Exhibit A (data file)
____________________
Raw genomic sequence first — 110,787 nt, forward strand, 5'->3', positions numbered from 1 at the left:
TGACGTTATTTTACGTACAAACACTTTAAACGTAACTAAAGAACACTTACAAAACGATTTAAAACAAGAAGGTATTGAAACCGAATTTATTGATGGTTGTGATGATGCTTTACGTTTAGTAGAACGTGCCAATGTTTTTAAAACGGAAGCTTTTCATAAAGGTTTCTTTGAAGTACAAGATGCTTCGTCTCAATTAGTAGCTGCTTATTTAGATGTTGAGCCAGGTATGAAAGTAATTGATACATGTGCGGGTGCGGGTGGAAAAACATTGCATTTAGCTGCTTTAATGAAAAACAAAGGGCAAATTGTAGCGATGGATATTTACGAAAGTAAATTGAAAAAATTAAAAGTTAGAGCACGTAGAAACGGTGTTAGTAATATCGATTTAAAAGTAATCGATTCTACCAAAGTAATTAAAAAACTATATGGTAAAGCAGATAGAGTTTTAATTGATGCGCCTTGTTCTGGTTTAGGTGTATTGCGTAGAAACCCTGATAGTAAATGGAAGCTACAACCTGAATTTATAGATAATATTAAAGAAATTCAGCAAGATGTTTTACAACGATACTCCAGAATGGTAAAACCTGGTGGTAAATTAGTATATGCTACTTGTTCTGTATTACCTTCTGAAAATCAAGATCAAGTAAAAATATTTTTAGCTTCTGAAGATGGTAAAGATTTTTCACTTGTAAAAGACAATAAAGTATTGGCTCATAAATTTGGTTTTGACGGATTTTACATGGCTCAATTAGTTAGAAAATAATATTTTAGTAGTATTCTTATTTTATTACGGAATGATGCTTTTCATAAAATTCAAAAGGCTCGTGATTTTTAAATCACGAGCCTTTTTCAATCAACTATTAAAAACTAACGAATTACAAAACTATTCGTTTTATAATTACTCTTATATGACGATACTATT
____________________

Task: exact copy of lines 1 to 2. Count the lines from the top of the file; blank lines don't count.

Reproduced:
Raw genomic sequence first — 110,787 nt, forward strand, 5'->3', positions numbered from 1 at the left:
TGACGTTATTTTACGTACAAACACTTTAAACGTAACTAAAGAACACTTACAAAACGATTTAAAACAAGAAGGTATTGAAACCGAATTTATTGATGGTTGTGATGATGCTTTACGTTTAGTAGAACGTGCCAATGTTTTTAAAACGGAAGCTTTTCATAAAGGTTTCTTTGAAGTACAAGATGCTTCGTCTCAATTAGTAGCTGCTTATTTAGATGTTGAGCCAGGTATGAAAGTAATTGATACATGTGCGGGTGCGGGTGGAAAAACATTGCATTTAGCTGCTTTAATGAAAAACAAAGGGCAAATTGTAGCGATGGATATTTACGAAAGTAAATTGAAAAAATTAAAAGTTAGAGCACGTAGAAACGGTGTTAGTAATATCGATTTAAAAGTAATCGATTCTACCAAAGTAATTAAAAAACTATATGGTAAAGCAGATAGAGTTTTAATTGATGCGCCTTGTTCTGGTTTAGGTGTATTGCGTAGAAACCCTGATAGTAAATGGAAGCTACAACCTGAATTTATAGATAATATTAAAGAAATTCAGCAAGATGTTTTACAACGATACTCCAGAATGGTAAAACCTGGTGGTAAATTAGTATATGCTACTTGTTCTGTATTACCTTCTGAAAATCAAGATCAAGTAAAAATATTTTTAGCTTCTGAAGATGGTAAAGATTTTTCACTTGTAAAAGACAATAAAGTATTGGCTCATAAATTTGGTTTTGACGGATTTTACATGGCTCAATTAGTTAGAAAATAATATTTTAGTAGTATTCTTATTTTATTACGGAATGATGCTTTTCATAAAATTCAAAAGGCTCGTGATTTTTAAATCACGAGCCTTTTTCAATCAACTATTAAAAACTAACGAATTACAAAACTATTCGTTTTATAATTACTCTTATATGACGATACTATT